A proposed merger between Sainsbury's and Asda has been blocked by the UK's competition watchdog over fears it would result in higher prices for consumers.
The Competition and Markets Authority (CMA) found that the £12 billion merger would lead to increased prices in store, online and at petrol stations across the country.
In its final report into the deal, the CMA said shoppers and motorists would be "worse off" if Sainsbury's and the Walmart-owned Asda were to merge.
Stuart McIntosh, chairman of the CMA inquiry group, said: "It's our responsibility to protect the millions of people who shop at Sainsbury's and Asda every week.
"Following our in-depth investigation, we have found this deal would lead to increased prices, reduced quality and choice of products, or a poorer shopping experience for all of their UK shoppers.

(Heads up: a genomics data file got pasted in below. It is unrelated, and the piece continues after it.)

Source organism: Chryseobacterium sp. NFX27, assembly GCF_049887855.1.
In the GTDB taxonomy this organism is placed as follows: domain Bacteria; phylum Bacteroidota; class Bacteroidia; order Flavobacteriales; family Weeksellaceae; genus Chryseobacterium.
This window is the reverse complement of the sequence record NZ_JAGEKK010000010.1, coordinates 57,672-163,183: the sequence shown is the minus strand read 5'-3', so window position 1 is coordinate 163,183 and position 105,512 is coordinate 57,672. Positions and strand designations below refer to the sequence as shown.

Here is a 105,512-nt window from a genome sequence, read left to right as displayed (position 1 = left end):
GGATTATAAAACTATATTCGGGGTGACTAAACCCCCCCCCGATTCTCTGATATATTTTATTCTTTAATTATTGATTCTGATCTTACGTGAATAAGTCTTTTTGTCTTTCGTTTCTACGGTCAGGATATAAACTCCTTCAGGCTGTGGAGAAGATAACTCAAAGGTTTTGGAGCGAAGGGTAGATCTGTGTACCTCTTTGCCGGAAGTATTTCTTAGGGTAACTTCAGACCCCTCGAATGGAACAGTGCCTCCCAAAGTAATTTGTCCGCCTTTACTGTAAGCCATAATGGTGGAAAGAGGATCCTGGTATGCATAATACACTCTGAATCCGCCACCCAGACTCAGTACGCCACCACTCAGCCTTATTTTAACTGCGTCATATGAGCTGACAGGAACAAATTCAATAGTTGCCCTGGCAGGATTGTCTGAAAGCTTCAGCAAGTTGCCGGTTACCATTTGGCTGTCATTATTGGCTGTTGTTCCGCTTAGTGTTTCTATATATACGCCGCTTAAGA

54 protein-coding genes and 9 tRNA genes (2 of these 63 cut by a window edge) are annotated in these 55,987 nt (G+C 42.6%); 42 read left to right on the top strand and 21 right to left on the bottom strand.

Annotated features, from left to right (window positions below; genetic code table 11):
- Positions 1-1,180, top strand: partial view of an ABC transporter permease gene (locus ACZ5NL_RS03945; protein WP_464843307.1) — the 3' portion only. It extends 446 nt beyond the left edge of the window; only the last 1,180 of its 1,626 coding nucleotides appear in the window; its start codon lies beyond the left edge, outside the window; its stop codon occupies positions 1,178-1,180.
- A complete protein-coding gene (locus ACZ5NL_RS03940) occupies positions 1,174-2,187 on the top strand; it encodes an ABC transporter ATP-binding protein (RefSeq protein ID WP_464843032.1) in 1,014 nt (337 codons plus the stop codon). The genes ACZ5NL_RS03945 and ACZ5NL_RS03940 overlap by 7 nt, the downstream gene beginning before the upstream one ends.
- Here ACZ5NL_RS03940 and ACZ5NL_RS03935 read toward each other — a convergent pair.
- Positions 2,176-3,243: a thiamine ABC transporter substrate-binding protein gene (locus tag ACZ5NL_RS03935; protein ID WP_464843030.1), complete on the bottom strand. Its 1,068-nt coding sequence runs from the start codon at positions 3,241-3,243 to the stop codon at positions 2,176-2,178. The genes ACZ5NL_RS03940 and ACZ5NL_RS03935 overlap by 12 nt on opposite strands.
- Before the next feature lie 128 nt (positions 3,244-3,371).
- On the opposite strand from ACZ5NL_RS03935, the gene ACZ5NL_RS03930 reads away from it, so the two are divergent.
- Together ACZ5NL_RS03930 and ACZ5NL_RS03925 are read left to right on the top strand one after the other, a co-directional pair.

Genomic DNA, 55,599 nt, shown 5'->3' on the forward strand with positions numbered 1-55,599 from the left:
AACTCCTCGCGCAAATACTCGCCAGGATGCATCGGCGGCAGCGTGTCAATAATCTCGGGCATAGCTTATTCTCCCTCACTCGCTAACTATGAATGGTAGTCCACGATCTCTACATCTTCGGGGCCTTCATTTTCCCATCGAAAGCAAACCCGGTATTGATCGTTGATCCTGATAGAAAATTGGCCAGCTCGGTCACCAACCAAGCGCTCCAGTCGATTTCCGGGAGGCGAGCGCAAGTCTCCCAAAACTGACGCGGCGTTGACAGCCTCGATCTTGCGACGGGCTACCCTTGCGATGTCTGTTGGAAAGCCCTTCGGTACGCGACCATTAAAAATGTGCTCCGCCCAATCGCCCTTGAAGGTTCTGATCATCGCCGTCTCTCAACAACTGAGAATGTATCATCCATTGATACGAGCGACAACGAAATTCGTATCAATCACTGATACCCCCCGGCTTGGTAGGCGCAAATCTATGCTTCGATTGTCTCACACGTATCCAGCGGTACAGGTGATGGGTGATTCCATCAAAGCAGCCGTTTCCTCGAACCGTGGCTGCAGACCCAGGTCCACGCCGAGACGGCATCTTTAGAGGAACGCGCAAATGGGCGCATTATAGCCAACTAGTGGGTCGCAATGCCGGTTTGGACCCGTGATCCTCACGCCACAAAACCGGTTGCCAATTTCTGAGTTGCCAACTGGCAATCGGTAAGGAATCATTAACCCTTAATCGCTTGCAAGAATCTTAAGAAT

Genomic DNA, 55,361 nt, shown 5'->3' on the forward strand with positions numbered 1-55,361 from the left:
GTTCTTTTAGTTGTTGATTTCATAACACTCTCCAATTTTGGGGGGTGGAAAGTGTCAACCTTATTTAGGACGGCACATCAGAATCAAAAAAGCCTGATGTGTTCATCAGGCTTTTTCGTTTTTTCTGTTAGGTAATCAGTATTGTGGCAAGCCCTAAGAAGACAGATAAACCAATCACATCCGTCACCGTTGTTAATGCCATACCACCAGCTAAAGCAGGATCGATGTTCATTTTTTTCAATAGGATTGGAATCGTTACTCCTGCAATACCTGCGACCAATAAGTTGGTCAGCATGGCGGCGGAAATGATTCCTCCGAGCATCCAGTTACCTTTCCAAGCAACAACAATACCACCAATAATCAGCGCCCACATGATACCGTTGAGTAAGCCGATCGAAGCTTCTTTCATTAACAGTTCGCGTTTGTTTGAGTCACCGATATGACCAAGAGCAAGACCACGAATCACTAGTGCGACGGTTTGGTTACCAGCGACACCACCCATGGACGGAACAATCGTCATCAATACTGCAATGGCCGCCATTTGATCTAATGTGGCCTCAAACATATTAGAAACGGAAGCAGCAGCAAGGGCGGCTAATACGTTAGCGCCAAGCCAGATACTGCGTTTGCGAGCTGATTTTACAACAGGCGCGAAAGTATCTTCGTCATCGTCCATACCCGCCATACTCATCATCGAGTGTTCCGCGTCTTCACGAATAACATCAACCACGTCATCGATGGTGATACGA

"We have concluded that there is no effective way of addressing our concerns, other than to block the merger."
Prior to today's decision, Sainsbury's and Asda had offered to sell up to 150 stores as part of efforts to address competition concerns, and claimed that shoppers would be deprived of lower prices should it be blocked.
Responding to the merger block, Sainsbury's boss Mike Coupe, said: "The CMA's conclusion that we would increase prices post-merger ignores the dynamic and highly competitive nature of the UK grocery market.
"The CMA is today effectively taking £1 billion out of customers' pockets."
Roger Burnley, the Asda boss, added that he is "disappointed" in the CMA's decision.